7 Most Important Principles of Insurance/ Principles of Insurance Indemnity (2020)

Most Important Principles of Insurance


There are seven basic principles of Insurance that create an insurance contract between the insured and the insurer:
  1. Principle of Insurable Interest
  2. Principle of Utmost Good Faith
  3. Principle of Proximate Cause
  4. Principle of Indemnity
  5. Principle of Subrogation
  6. Principle of Contribution
  7. Principle of Loss Minimization
These principles insurance also known as principle of indemnity/principles of insurance indemnity.

1. Principle of Insurable Interest

Under this principle of insurance, the insured must have interest in the subject matter of the insurance. Absence of insurance makes the contract null and void. If there is no insurable interest, an insurance company will not issue a policy.

  • The insured must have an insurable interest in the subject matter of the insurance contract.
  • The owner of the subject is said to have an insurable interest until s/he is no longer the owner.

An insurable interest must exist at the time of the purchase of the insurance. For example, a creditor has an insurable interest in the life of a debtor, A person is considered to have an unlimited interest in the life of their spouse etc.

2. Principle of Utmost Good Faith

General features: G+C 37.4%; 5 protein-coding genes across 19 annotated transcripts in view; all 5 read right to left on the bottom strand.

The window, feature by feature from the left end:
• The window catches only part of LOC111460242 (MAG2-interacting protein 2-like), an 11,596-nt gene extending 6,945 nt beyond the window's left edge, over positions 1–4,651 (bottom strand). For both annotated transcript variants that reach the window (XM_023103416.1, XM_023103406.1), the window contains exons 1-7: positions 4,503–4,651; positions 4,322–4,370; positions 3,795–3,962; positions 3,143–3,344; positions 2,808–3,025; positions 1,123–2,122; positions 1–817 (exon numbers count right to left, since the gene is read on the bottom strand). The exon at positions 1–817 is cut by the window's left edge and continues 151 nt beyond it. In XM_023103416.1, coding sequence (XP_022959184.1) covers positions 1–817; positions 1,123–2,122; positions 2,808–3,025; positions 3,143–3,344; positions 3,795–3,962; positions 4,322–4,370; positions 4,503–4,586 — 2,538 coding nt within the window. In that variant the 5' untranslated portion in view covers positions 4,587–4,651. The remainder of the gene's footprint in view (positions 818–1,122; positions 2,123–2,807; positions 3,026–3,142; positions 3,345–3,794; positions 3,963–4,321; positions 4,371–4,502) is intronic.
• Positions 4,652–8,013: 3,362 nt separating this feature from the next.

Under this insurance contract both the parties should have faith over each other. As a client it is the duty of the insured to disclose all the facts to the insurance company. Any fraud or misrepresentation of facts can result into cancellation of the contract.
  • Both parties involved in an insurance contract—the insured (policy holder) and the insurer (the company)—should act in good faith towards each other.
  • The insurer and the insured must provide clear and concise information regarding the terms and conditions of the contract

3. Principle of Proximate Cause

Proximate cause literally means the ‘nearest cause’ or ‘direct cause’. This principle is applicable when the loss is the result of two or more causes. The proximate cause means; the most dominant and most effective cause of loss is considered. This principle is applicable when there are series of causes of damage or loss.
  • The loss of insured property can be caused by more than one incident even in succession to each other.
  • Property may be insured against some but not all causes of loss.
  • When a property is not insured against all causes, the nearest cause is to be found out.
  • If the proximate cause is one in which the property is insured against, then the insurer must pay compensation. If it is not a cause the property is insured against, then the insurer doesn’t have to pay.

4. Principle of Principle of Indemnity

Indemnity means security or compensation against loss or damage. The principle of indemnity is such principle of insurance stating that an insured may not be compensated by the insurance company in an amount exceeding the insured’s economic loss.